P A P— P LA 91
paper, how made water proof.
IMMERSE any kind of paper in a strong solution of alum water — thoroughly dry it, immerse and dry it again.
paper hanging, easy method of cleaning,
CUT into eight half quarters a quartern loaf of two days old, it must be neither newer nor staler. After having with a pair of bellows blowed all the dust from the paper, begin with one of these pieces at the top of the room, holding the crust in the hand, and wiping lightly downward with the crumb, about a yard at each stroke till the upper part is completely cleaned all round. Then go around again with the like sweeping stroke downward, always commencing each successive course a little higher than the upper stroke had extended, till the bottom be finished. This operation, if carefully performed, will frequent!}' make very old paper look almost equal to new. Great caution must be used not by any means to rub the paper hard, nor to attempt cleaning it cross way or horizontally. The dirty part of the bread too, must be each time cut away, and the pieces renewed as soon as at all necessary.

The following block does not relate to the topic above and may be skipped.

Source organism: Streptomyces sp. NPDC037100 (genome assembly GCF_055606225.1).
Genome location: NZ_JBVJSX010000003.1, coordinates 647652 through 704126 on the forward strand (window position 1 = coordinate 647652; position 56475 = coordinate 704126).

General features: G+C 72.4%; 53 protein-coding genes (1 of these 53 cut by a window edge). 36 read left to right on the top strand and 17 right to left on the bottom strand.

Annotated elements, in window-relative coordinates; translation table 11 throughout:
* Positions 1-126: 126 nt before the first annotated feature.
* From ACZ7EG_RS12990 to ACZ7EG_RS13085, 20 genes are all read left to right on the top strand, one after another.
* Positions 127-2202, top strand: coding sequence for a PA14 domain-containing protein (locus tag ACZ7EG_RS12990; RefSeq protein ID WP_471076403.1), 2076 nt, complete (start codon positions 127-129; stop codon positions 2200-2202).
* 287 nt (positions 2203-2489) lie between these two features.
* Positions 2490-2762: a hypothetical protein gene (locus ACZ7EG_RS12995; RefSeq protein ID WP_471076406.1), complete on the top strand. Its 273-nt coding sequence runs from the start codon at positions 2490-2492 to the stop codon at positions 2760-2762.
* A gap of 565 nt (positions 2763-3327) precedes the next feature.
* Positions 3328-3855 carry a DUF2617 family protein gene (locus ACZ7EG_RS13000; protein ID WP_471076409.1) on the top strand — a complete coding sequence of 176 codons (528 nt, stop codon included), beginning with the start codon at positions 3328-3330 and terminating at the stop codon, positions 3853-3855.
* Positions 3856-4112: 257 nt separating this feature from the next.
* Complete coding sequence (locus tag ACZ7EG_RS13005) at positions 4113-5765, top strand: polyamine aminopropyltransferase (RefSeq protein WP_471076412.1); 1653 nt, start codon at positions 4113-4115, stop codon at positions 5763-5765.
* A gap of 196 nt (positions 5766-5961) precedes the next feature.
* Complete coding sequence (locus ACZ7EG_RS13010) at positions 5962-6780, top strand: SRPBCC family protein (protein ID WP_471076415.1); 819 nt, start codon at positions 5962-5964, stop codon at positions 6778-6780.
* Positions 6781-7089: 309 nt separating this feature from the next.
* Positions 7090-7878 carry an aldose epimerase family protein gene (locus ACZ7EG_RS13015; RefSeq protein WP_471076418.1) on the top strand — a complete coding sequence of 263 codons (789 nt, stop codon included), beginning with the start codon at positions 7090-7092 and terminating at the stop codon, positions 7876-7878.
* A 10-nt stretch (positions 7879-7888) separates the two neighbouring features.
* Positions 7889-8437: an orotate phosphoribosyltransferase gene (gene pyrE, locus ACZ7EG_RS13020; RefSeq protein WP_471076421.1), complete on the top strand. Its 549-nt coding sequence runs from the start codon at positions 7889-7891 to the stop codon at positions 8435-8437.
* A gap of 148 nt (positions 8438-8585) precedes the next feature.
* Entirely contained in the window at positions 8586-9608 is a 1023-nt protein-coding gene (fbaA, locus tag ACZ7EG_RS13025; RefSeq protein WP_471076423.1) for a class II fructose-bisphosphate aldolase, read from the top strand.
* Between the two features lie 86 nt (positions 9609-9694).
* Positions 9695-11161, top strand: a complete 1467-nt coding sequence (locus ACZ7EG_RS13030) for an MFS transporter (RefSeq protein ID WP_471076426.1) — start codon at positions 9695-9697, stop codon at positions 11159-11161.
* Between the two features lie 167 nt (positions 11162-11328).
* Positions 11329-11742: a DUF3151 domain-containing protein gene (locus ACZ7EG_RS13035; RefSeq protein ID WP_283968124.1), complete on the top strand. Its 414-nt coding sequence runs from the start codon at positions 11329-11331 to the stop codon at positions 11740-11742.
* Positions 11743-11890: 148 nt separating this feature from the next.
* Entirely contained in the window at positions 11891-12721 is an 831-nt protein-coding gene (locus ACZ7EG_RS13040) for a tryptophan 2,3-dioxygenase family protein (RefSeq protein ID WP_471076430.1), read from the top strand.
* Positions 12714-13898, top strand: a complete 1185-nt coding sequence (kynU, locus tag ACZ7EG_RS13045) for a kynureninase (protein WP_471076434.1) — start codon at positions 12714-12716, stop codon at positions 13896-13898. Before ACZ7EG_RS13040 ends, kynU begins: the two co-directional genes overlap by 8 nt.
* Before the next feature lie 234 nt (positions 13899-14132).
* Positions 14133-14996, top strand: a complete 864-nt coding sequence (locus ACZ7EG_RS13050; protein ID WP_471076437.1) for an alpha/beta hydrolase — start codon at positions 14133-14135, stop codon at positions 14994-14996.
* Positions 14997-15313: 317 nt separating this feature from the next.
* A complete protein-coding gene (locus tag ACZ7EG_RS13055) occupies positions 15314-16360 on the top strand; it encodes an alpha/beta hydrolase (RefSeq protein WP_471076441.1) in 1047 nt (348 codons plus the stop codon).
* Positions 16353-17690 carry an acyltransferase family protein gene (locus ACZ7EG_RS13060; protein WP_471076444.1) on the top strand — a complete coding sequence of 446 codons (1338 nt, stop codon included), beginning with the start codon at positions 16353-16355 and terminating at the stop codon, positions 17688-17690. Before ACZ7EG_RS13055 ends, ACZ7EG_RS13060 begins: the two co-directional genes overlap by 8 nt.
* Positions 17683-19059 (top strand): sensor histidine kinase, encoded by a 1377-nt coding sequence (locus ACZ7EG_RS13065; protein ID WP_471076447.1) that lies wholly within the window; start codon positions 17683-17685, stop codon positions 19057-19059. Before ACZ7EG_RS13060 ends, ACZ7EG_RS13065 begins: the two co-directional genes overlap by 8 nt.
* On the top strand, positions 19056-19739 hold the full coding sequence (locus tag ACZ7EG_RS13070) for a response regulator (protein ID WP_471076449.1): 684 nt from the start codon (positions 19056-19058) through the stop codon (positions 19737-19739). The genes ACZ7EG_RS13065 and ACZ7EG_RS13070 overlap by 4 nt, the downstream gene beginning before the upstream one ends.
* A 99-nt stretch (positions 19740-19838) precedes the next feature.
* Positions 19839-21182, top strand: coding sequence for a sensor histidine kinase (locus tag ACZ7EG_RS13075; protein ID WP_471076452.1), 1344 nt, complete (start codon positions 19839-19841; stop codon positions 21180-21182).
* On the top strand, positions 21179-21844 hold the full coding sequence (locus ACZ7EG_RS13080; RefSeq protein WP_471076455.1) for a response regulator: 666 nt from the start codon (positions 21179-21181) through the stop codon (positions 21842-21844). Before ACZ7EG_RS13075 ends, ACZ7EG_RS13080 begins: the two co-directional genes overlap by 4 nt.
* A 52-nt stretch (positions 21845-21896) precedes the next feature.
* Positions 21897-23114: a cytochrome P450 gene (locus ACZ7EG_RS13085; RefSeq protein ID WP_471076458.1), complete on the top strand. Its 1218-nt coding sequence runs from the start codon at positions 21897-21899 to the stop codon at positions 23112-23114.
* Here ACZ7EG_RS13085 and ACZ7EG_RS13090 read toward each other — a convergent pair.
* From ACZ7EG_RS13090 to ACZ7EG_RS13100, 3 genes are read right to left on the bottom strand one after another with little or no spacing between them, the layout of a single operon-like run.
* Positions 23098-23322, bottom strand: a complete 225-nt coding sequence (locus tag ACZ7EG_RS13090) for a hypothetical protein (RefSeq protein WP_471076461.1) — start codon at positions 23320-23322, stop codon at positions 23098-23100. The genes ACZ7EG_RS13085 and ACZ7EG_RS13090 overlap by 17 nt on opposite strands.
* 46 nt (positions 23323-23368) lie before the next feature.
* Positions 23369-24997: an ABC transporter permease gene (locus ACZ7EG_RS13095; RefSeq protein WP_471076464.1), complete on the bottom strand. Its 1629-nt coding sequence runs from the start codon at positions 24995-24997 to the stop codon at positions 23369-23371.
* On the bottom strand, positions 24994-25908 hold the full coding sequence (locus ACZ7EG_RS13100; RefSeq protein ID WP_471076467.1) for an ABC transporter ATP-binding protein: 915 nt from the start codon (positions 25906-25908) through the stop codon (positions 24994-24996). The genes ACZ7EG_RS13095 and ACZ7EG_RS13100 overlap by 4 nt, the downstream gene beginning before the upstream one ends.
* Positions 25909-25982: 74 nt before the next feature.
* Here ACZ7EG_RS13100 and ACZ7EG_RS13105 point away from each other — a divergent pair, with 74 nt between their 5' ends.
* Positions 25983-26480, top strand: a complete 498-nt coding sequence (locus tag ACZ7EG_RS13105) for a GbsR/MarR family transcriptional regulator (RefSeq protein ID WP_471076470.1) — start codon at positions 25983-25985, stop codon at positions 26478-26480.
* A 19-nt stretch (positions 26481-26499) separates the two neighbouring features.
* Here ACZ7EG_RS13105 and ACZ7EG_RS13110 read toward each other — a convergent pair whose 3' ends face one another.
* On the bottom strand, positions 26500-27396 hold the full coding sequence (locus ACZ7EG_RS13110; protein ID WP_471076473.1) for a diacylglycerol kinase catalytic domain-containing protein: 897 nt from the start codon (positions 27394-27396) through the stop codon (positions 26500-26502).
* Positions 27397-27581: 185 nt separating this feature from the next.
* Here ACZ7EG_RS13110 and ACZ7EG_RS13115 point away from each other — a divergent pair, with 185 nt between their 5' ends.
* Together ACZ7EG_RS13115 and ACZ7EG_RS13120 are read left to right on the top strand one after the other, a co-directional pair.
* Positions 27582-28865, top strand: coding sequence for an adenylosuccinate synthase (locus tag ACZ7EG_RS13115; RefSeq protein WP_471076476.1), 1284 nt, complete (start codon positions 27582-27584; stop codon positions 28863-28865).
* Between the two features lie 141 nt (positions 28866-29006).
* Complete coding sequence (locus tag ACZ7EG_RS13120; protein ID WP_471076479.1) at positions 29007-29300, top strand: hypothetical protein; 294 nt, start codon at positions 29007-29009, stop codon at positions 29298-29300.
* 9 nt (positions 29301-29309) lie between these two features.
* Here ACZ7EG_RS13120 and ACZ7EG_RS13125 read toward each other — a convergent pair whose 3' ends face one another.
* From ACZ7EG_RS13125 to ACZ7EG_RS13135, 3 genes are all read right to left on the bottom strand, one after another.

PLASTER OF PARI9.
ONE hundred weight of plaster of Paris is a small quantity for an acre. It should be sown in a moderate rain, and when the air is calm. There is no doubt of its being useful in almost any soil, but on that of a light and loamy kind its good effects are more readily seen. The plaster should be ground as fine as flour. Indeed it is impossible to make it too fi»e.